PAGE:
The ‘Proven Manager’ experiment has not worked. Shopping for the best of the best seemed like an apt strategy to take the club out of the trophy wilderness, but both José Mourinho and Antonio Conte were both unable to prevent Tottenham from being, well, Tottenham. The team slumped to an 8th-place finish in the Premier League and is without European football, so it is back to the drawing board for the upcoming 2023–24 season, with new coach Ange Postecoglou tasked with bringing Tottenham Hotspur back to life.
Postecoglou’s appointment is seen as Spurs returning to what they tried when they appointed Mauricio Pochettino — a gamble. He’s relatively unknown to European football, with his recent club, Celtic, being the only top-flight European team he has managed during his nearly three-decade coaching career.
But he has a respectable CV. His tenure at the Australian national team got them competing (and winning the 2015 AFC Asian Cup), he brought Yokohama F. Marinos their first J. League title in 15 years, and he has revitalised a lagging Celtic team, culminating in them recently completing the domestic treble. Most importantly, he brings eye-catching attacking football; something the Spurs fans will want, especially after enduring several seasons of dreadful defensive playstyle.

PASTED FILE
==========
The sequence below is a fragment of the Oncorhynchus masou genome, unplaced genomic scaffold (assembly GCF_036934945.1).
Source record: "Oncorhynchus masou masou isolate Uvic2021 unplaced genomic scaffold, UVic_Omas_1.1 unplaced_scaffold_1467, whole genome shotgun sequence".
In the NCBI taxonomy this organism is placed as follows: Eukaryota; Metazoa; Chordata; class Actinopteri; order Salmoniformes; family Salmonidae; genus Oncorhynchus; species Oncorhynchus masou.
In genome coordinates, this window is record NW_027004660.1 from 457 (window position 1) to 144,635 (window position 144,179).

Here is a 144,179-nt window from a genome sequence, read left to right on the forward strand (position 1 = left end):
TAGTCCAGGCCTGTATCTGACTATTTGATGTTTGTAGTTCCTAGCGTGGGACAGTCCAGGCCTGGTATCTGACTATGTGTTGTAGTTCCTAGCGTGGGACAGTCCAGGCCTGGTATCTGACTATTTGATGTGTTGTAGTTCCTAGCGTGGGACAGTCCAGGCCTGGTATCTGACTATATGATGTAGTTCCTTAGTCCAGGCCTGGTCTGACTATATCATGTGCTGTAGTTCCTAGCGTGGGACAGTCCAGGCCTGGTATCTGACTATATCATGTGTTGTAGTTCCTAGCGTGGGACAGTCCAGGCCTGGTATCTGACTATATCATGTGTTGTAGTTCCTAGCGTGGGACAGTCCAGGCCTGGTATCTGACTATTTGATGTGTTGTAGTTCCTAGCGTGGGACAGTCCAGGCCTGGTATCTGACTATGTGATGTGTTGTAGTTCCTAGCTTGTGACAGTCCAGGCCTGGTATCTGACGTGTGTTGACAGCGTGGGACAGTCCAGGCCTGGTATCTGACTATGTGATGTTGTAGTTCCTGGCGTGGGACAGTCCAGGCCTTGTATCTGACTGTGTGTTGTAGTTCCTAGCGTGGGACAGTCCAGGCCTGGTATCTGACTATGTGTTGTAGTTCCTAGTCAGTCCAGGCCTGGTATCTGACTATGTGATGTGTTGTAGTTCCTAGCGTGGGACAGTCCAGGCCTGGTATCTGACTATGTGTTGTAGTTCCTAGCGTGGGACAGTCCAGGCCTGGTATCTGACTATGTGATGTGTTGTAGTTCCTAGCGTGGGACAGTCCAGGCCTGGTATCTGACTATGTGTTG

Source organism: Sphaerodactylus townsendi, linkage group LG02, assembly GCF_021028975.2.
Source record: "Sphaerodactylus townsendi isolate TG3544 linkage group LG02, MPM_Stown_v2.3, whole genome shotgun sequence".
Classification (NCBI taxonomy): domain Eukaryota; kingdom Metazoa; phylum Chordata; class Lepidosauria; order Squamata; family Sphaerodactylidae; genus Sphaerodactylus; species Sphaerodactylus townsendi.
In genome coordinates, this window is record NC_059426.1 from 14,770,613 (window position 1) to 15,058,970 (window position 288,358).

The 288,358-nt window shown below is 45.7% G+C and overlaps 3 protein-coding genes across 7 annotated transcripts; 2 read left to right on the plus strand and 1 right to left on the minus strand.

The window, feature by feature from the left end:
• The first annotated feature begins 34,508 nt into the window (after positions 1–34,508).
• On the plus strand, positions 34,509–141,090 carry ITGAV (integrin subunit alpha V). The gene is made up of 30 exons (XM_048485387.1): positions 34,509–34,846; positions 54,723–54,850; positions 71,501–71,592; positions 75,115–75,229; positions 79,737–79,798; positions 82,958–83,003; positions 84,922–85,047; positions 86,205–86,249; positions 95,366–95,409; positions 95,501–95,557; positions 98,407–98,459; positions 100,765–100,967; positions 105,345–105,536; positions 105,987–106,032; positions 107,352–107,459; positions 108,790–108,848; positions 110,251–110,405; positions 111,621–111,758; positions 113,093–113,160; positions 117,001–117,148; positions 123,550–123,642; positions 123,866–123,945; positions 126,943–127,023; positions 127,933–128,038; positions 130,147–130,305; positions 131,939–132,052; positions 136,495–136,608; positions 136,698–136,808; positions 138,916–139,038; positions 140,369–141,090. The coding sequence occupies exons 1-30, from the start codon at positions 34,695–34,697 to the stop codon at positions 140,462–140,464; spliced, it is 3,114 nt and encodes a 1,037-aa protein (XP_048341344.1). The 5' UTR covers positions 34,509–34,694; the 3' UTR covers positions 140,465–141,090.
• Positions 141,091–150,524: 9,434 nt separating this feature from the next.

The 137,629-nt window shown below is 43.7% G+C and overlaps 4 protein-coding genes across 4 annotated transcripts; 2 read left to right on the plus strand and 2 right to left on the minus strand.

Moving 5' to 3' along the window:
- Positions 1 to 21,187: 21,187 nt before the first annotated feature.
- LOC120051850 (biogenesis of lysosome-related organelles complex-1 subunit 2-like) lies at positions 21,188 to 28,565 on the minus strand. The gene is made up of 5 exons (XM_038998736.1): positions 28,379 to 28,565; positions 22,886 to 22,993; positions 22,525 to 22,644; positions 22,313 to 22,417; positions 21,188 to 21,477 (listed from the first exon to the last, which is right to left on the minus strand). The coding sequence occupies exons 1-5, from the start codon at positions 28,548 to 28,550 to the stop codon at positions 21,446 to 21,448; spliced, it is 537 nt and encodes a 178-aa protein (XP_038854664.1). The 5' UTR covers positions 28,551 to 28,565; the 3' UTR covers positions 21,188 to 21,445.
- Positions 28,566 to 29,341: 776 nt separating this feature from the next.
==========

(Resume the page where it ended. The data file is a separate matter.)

So ahead of their arrival in Singapore for their match against Lion City Sailors and the upcoming Premier League season, what can we expect from Ange Postecoglou’s Tottenham Hotspur team?
What to expect?
Spurs are expected to depart from Conte’s three-at-the-back system and go with Postecoglou’s favoured 4-3-3 formation. Lots of teams use the 4-3-3, so how does his side work exactly?